Few in the general population use encryption or are expected to use encryption software. In fact, most people today are open books. One could write down a simple biography of a person from their posts in Facebook right down to what they ate for dinner for a particular date night and their itinerary for their trip to Paris from their Twitter posts. All this data, including emails, phone calls, and what they bought from eBay or Amazon are apparently collected by various security and law-enforcement agencies worldwide to monitor their citizens. These authorities bat an eyelash the moment that data from someone they know to be an average Joe suddenly becomes unreadable.
Now what would some convenience store clerk at a local 7-11 want with that recently bought encryption app? What is this encrypted attachment he sent to this gas attendant a couple of blocks away? What could he be hiding? One day they’re using ordinary SMS now they’re using Snapchat! Seems like genuine questions in light of today’s terrorist infested world. Never has it been more important today to monitor persons of interest especially when tomorrow, they could be holding guns to someone’s head over in Syria or shoot a bunch of schoolchildren while dressed in full battle gear. But these authorities cry foul when tech companies encourage ordinary citizens to use encryption or any other software to secure their files and transmissions. In today’s world of rampant hacking, credit card or identity theft and online robberies, isn’t securing one’s self standard operating procedure even for the average Joe? In today’s world of online banking, online shopping, hacking industrial espionage and malware, shouldn’t we be making ourselves more secure through efficient anti-viruses, firewalls and even encryption? If celebrities had the ability to encrypt their nude selfies before uploading to the cloud, would they have been embarrassed in the first place? Wouldn’t we all need such a thing in case we have sudden abnormal bouts of narcissism?
Apparently securing one’s self by using an efficient firewall or encryption program makes life difficult for the nice people who collect our data and online activities for free. It ticks them off if they can’t read our data. We might be up to no good. They’re actually blaming tech companies for promoting better security. What’s their problem? The problem is if the average citizen is able to effectively hide the content of their transmissions from authorities, what’s to stop some man or woman with homicidal urges from joining some terrorist group and blow some people up? To avoid this, Dilbert needs to share his algorithms to Snoopy!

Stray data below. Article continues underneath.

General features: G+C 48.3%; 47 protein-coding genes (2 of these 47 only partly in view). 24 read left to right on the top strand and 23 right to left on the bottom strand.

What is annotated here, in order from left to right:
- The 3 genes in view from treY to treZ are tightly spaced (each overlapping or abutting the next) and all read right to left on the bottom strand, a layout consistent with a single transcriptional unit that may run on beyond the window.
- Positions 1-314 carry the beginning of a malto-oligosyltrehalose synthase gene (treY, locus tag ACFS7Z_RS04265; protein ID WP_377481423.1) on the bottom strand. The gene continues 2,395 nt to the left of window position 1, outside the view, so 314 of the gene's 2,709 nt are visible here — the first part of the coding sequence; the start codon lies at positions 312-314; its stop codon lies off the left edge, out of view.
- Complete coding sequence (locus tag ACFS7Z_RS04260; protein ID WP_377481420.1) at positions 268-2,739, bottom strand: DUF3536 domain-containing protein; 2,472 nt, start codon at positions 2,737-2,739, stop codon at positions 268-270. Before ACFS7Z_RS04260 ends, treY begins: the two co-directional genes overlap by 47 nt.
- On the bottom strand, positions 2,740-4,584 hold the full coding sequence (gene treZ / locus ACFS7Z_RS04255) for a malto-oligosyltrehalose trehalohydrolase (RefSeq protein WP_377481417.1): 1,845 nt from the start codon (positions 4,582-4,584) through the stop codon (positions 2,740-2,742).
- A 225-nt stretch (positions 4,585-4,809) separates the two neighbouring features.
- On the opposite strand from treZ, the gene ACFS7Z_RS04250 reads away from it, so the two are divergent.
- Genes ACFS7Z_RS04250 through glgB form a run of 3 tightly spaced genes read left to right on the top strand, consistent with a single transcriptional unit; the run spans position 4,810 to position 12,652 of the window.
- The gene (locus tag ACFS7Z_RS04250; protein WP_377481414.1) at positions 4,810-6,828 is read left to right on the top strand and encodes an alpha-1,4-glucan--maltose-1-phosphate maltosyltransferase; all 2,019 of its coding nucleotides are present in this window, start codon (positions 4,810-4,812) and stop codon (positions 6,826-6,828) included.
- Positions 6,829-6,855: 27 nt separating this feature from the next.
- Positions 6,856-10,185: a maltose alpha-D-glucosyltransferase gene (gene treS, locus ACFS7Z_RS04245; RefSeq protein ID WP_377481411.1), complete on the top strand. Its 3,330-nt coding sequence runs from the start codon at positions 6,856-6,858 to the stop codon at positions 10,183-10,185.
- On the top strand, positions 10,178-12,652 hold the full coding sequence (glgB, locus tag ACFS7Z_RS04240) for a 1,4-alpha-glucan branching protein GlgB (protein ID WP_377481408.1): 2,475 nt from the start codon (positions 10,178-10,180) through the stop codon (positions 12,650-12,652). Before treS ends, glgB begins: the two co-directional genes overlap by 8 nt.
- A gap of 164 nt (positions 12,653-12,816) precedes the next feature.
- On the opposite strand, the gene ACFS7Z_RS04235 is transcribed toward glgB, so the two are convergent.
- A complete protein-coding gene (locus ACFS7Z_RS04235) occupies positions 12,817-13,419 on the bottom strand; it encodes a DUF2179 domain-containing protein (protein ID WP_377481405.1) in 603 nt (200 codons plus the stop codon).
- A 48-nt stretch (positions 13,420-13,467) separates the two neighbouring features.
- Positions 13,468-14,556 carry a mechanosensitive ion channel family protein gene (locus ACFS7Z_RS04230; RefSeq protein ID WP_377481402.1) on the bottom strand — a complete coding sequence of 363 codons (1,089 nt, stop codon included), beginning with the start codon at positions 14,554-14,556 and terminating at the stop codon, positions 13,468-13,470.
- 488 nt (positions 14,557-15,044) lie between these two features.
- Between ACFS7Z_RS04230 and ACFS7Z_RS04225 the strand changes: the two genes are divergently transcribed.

“It can be set up in a way which is friendly to terrorists and helps them … and creates challenges for law-enforcement and intelligence agencies. Or it can be set up in a way which doesn’t do that.”
— Mark Rowley, Assistant commissioner for specialist crime and operations, London Metropolitan Police
“It’s [encryption] become perhaps the biggest problem for the police and the security service authorities in dealing with the threats from terrorism…” “It only adds to our problems in getting to the communications of the most dangerous people that are abusing the internet…” “…[Technology companies] are doing it, I suppose, because of a commercial imperative driven by what they perceive to be consumer demand for greater privacy of their communications.”
Their arguments do sound compelling but security is still a must especially for business and even for individuals, who value their privacy and financial security. Of course tech companies are in it for the money as well as the apparent demand due to all the hacking and snooping. Now should Dilbert share his algorithms with Snoopy? Perhaps, but he’d be breaking constitutional law as well as his customers’ confidence. The thing is, there is really a need for increased security for both businesses and individuals because of the bad guys who are after our data. Unfortunately this increased security also makes it difficult for the ‘good guys’ to get our data and for them to get data from the extreme bad guys. The ‘good guys’ have to live with it or find some ways around it, take out their decoder rings and put in the extra effort. Whoever said spying was easy? According to Edward Snowden, the ‘good guys’ are pretty well equipped for the job and if it weren’t for them we wouldn’t need to encrypt our communications in the first place would we?